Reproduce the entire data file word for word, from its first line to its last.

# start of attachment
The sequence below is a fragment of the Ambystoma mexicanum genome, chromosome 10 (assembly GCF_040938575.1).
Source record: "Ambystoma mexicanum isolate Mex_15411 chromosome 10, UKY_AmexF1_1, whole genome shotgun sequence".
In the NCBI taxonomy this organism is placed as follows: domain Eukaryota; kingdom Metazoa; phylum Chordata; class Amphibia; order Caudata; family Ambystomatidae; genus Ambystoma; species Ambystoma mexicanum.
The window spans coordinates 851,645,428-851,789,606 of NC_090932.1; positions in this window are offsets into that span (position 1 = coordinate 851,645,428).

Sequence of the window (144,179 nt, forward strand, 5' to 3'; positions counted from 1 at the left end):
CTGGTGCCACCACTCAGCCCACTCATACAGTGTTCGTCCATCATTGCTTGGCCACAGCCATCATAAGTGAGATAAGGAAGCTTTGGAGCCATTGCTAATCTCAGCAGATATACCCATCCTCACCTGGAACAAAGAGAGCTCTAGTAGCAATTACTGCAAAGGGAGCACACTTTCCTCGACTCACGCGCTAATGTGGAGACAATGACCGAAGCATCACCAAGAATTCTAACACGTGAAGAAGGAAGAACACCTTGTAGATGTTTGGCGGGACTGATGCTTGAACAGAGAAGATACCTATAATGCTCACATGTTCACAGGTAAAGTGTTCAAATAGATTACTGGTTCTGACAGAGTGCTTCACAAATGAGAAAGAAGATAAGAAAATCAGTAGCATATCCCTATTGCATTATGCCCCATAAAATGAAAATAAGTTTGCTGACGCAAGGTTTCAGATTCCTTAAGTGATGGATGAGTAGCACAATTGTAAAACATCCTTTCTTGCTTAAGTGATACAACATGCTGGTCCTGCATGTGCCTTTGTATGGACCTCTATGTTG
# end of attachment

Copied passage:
The sequence below is a fragment of the Ambystoma mexicanum genome, chromosome 10 (assembly GCF_040938575.1).
Source record: "Ambystoma mexicanum isolate Mex_15411 chromosome 10, UKY_AmexF1_1, whole genome shotgun sequence".
In the NCBI taxonomy this organism is placed as follows: domain Eukaryota; kingdom Metazoa; phylum Chordata; class Amphibia; order Caudata; family Ambystomatidae; genus Ambystoma; species Ambystoma mexicanum.
The window spans coordinates 851,645,428-851,789,606 of NC_090932.1; positions in this window are offsets into that span (position 1 = coordinate 851,645,428).

Sequence of the window (144,179 nt, forward strand, 5' to 3'; positions counted from 1 at the left end):
CTGGTGCCACCACTCAGCCCACTCATACAGTGTTCGTCCATCATTGCTTGGCCACAGCCATCATAAGTGAGATAAGGAAGCTTTGGAGCCATTGCTAATCTCAGCAGATATACCCATCCTCACCTGGAACAAAGAGAGCTCTAGTAGCAATTACTGCAAAGGGAGCACACTTTCCTCGACTCACGCGCTAATGTGGAGACAATGACCGAAGCATCACCAAGAATTCTAACACGTGAAGAAGGAAGAACACCTTGTAGATGTTTGGCGGGACTGATGCTTGAACAGAGAAGATACCTATAATGCTCACATGTTCACAGGTAAAGTGTTCAAATAGATTACTGGTTCTGACAGAGTGCTTCACAAATGAGAAAGAAGATAAGAAAATCAGTAGCATATCCCTATTGCATTATGCCCCATAAAATGAAAATAAGTTTGCTGACGCAAGGTTTCAGATTCCTTAAGTGATGGATGAGTAGCACAATTGTAAAACATCCTTTCTTGCTTAAGTGATACAACATGCTGGTCCTGCATGTGCCTTTGTATGGACCTCTATGTTG